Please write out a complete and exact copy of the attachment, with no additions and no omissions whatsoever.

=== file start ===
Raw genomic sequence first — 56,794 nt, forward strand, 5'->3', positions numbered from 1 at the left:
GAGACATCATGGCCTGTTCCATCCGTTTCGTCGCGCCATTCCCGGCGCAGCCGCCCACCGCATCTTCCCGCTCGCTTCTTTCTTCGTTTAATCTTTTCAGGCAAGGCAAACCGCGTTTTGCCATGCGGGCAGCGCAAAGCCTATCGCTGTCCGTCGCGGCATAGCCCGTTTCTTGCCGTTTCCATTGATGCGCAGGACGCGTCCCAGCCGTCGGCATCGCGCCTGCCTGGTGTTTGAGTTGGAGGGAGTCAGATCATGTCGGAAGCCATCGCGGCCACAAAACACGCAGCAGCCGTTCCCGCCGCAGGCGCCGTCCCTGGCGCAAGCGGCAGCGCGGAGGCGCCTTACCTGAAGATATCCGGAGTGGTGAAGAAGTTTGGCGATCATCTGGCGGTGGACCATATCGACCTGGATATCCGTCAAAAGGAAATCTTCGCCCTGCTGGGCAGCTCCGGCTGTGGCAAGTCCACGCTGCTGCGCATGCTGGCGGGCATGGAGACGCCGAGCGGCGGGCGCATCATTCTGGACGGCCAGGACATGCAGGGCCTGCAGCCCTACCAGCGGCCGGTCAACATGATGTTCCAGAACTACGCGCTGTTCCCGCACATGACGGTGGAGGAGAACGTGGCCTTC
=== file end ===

Raw genomic sequence first — 56,794 nt, forward strand, 5'->3', positions numbered from 1 at the left:
GAGACATCATGGCCTGTTCCATCCGTTTCGTCGCGCCATTCCCGGCGCAGCCGCCCACCGCATCTTCCCGCTCGCTTCTTTCTTCGTTTAATCTTTTCAGGCAAGGCAAACCGCGTTTTGCCATGCGGGCAGCGCAAAGCCTATCGCTGTCCGTCGCGGCATAGCCCGTTTCTTGCCGTTTCCATTGATGCGCAGGACGCGTCCCAGCCGTCGGCATCGCGCCTGCCTGGTGTTTGAGTTGGAGGGAGTCAGATCATGTCGGAAGCCATCGCGGCCACAAAACACGCAGCAGCCGTTCCCGCCGCAGGCGCCGTCCCTGGCGCAAGCGGCAGCGCGGAGGCGCCTTACCTGAAGATATCCGGAGTGGTGAAGAAGTTTGGCGATCATCTGGCGGTGGACCATATCGACCTGGATATCCGTCAAAAGGAAATCTTCGCCCTGCTGGGCAGCTCCGGCTGTGGCAAGTCCACGCTGCTGCGCATGCTGGCGGGCATGGAGACGCCGAGCGGCGGGCGCATCATTCTGGACGGCCAGGACATGCAGGGCCTGCAGCCCTACCAGCGGCCGGTCAACATGATGTTCCAGAACTACGCGCTGTTCCCGCACATGACGGTGGAGGAGAACGTGGCCTTC